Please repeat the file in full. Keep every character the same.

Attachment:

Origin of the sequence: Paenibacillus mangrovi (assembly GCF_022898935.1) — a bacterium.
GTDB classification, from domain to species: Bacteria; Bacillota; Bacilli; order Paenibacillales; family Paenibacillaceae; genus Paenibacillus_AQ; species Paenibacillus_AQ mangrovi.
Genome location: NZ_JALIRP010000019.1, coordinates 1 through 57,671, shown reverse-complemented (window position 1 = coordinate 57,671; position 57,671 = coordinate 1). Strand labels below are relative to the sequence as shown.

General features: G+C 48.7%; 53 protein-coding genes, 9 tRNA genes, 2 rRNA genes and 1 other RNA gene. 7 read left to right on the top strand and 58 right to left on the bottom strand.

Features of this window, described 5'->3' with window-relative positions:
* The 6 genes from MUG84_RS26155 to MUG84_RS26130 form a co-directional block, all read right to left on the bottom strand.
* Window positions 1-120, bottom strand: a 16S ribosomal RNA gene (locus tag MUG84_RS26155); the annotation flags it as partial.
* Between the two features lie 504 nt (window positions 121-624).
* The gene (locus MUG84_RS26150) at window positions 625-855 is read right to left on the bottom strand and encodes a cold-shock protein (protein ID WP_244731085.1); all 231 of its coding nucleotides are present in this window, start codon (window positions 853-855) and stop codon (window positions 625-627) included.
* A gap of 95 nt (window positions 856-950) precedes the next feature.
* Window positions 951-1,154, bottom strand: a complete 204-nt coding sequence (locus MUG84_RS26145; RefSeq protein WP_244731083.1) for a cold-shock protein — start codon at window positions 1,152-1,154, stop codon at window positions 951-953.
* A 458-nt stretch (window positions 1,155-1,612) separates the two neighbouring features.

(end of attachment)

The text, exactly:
Origin of the sequence: Paenibacillus mangrovi (assembly GCF_022898935.1) — a bacterium.
GTDB classification, from domain to species: Bacteria; Bacillota; Bacilli; order Paenibacillales; family Paenibacillaceae; genus Paenibacillus_AQ; species Paenibacillus_AQ mangrovi.
Genome location: NZ_JALIRP010000019.1, coordinates 1 through 57,671, shown reverse-complemented (window position 1 = coordinate 57,671; position 57,671 = coordinate 1). Strand labels below are relative to the sequence as shown.

General features: G+C 48.7%; 53 protein-coding genes, 9 tRNA genes, 2 rRNA genes and 1 other RNA gene. 7 read left to right on the top strand and 58 right to left on the bottom strand.

Features of this window, described 5'->3' with window-relative positions:
* The 6 genes from MUG84_RS26155 to MUG84_RS26130 form a co-directional block, all read right to left on the bottom strand.
* Window positions 1-120, bottom strand: a 16S ribosomal RNA gene (locus tag MUG84_RS26155); the annotation flags it as partial.
* Between the two features lie 504 nt (window positions 121-624).
* The gene (locus MUG84_RS26150) at window positions 625-855 is read right to left on the bottom strand and encodes a cold-shock protein (protein ID WP_244731085.1); all 231 of its coding nucleotides are present in this window, start codon (window positions 853-855) and stop codon (window positions 625-627) included.
* A gap of 95 nt (window positions 856-950) precedes the next feature.
* Window positions 951-1,154, bottom strand: a complete 204-nt coding sequence (locus MUG84_RS26145; RefSeq protein WP_244731083.1) for a cold-shock protein — start codon at window positions 1,152-1,154, stop codon at window positions 951-953.
* A 458-nt stretch (window positions 1,155-1,612) separates the two neighbouring features.